Winning the Iditarod with a Broken Ankle: Thoughts from Jay Petervary

This past February, Jay Petervary crushed the Iditarod Trail Invitational, a 350-mile fat bike endurance saga that takes place within Alaska’s brutal and frozen terrain. He did so on a broken ankle and zero sleep. This month’s issue of Switchback Magazine features a behind-the-scenes look at his journey. Here we caught up with Petervary for the finer points of his personal brand of endurance racing.

I went into that event knowing I wasn’t going to sleep. That was something I decided beforehand. I felt my fitness was slightly back from the rest of the clan. These are chess games to me. Certainly it’s a ride, but it becomes a game and the moves you make are going to affect your outcome.

I’ve had my moments of falling asleep and falling over. But to me that’s not broken; that’s just getting through some hard times. I’ve pushed myself before to exhaustion to where I’ve felt like my heart’s coming out of my chest, and that happened once, and hopefully I’ll never do it again. I learned a lot from that.

I definitely had two phases of falling asleep on my bike and trying to figure out how to shake it off. Sometimes that happens and it feels like it’s lasting for hours, but you never really remember to look at your watch. A lot of times it’s only ten minutes. It’s just a really hard time. You’re weaving back and forth on your bike. You find yourself pushing your bike, and then you’re like, “Well, wait a minute. What am I doing? I should be riding.”

That’s the question: Is there a trail over Rainy Pass? It’s the crux of the race in front of you. At this point, is it a resting point or do you tackle the next section? You want to do it all in one go, you don’t want to get stuck on Rainy Pass and try and bivouac. It’s mountain weather, could be super windy, snowy and so forth. Typically you’re not going to get away from that thing in less than 15 hours. And I’ve been out there for as long as 30 hours. This time was eight hours – the fastest, craziest riding of that section I’ve ever had.

And then the sleep monster catches me. I’m weaving, going into pushing mode with a super firm trail. I’m in that state of mind…I tripped as a kid, I took drugs, I know what that shit is like, and sometimes that’s what sleep deprivation feels like. It’s an unreality reality. You’re not sure how to catch up with it, you’re not sure of time. Then all of sudden, boom: “Jay! What the hell are you doing? Realize where you’re at: only 50 miles from the finish! You’ve been out here for this long. How bad do you want it?”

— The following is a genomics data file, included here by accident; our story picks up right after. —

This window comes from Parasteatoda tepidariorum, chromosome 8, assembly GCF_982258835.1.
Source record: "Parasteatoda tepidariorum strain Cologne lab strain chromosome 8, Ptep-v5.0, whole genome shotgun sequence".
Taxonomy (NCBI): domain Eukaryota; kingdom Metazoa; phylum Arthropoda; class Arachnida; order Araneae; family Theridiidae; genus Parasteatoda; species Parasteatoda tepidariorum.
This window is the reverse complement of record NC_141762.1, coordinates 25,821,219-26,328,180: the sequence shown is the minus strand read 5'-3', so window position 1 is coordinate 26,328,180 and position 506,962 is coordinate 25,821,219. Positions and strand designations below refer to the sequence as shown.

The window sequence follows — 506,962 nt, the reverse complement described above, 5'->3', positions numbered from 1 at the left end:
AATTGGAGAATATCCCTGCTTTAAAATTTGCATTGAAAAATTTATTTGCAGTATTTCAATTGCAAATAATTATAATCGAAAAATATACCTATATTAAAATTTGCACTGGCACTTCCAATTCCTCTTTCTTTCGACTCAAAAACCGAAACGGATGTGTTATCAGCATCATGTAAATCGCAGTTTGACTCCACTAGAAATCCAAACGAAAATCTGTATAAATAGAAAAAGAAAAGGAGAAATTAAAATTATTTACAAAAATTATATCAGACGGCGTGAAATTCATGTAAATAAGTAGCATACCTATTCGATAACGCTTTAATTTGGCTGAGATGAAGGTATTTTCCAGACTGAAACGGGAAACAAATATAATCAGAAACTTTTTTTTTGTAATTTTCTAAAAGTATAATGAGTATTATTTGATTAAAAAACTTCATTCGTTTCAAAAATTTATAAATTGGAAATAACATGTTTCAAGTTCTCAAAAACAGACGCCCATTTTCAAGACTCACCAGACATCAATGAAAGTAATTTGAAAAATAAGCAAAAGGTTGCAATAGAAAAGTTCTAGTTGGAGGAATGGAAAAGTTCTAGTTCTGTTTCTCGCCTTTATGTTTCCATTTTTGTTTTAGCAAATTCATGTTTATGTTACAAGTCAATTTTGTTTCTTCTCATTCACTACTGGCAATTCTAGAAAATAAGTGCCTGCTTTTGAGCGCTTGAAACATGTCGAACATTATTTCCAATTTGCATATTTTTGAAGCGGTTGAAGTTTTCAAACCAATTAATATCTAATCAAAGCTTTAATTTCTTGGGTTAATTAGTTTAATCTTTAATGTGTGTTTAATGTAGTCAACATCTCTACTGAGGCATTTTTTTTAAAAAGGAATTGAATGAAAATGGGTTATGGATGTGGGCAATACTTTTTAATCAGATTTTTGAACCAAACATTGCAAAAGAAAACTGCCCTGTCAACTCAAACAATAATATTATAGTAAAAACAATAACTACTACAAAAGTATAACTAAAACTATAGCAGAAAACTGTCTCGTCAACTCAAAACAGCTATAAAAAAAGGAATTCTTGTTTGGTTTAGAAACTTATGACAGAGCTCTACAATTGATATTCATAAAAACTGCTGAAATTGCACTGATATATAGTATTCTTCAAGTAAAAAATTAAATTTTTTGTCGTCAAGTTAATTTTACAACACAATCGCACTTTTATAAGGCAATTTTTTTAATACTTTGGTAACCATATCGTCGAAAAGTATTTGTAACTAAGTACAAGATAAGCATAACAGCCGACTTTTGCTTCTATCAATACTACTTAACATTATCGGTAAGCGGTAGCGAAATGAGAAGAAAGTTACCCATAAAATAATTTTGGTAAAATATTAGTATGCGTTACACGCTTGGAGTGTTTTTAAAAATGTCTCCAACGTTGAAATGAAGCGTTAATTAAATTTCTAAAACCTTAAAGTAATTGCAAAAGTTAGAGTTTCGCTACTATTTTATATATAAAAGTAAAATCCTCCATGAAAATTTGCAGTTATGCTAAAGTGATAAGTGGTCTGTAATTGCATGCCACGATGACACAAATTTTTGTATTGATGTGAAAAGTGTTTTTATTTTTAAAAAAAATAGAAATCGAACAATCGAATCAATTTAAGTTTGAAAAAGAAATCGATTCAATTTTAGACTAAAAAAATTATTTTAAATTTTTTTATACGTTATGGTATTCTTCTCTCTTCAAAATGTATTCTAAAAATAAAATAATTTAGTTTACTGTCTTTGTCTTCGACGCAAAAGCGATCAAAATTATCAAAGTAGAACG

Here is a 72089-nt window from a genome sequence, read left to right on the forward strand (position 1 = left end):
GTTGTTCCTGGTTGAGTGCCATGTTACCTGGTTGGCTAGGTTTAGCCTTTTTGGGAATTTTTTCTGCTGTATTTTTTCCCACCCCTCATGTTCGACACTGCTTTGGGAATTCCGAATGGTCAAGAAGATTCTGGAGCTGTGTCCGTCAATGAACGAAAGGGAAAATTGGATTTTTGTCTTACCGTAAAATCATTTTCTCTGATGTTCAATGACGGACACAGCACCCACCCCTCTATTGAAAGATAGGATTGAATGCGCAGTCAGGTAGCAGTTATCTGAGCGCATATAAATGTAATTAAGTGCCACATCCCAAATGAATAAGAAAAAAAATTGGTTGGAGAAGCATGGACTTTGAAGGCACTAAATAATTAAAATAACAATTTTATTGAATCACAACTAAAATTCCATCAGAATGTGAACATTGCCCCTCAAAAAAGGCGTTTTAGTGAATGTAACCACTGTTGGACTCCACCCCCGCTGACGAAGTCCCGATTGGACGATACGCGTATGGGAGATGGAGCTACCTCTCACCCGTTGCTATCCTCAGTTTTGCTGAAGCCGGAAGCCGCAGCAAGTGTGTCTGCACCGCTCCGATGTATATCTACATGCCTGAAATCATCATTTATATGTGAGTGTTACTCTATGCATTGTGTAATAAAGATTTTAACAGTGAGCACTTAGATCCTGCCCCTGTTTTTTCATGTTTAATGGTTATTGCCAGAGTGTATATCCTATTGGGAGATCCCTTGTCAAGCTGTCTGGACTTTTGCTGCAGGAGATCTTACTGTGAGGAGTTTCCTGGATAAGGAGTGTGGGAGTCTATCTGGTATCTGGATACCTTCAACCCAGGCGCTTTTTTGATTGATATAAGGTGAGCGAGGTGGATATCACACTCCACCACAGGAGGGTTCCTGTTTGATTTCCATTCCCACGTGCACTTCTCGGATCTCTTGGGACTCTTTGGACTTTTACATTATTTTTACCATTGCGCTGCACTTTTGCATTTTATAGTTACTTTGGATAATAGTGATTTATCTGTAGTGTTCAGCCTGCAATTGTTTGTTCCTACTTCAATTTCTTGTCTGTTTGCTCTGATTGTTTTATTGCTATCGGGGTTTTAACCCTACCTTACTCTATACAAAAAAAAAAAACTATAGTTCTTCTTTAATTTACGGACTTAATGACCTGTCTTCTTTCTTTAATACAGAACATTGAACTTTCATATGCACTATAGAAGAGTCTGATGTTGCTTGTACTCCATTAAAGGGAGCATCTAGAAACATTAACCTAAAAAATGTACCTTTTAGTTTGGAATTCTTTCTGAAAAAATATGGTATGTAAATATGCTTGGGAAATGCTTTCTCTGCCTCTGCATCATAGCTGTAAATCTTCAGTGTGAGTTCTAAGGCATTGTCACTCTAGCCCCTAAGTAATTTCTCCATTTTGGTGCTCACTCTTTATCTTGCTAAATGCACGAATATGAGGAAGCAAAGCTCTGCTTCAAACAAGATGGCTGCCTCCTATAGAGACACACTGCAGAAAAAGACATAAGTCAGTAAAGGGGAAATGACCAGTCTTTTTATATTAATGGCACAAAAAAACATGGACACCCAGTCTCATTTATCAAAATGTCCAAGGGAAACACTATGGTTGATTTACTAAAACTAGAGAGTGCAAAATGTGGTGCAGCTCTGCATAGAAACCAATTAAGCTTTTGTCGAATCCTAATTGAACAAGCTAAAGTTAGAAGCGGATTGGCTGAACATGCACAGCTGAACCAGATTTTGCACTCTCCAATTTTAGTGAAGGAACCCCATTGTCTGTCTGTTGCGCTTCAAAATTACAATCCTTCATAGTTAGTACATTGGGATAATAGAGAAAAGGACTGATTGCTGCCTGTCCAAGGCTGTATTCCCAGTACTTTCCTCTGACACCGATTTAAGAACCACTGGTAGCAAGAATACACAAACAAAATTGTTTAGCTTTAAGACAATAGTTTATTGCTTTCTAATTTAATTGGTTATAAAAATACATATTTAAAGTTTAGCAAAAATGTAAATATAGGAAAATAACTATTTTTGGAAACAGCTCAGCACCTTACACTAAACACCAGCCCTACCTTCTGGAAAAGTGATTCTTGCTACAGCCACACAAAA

I’m 40 years old. I’ve been doing this stuff for 18 years. It’s more of a mental game. I’m super curious about that. How can I be more efficient? How can I move along faster? How can I make myself feel better?

It’s a clear sky. The trail is beautiful. One of those nights where you don’t need a headlamp: ambient light with snow reflecting from the moon. It was just sick. The nights I love out there. And you can see forever out there because it’s a big open meandering river.

I broke my ankle on February 1st. The event started on February 28th. I broke it skiing. I knew it. I heard it snap… I go home, take the air cast off and wrap it up myself and continue to ride my bike, like I do. I immediately started doing electrotherapy on it one to two times a day, took a bunch of supplements.

When someone says, “No you can’t do that, you have a broken ankle.” I ignore that.

I tend not to use the words “pain” or “hurt”. Just – some things are uncomfortable.

Interview by Bryan Schatz

 

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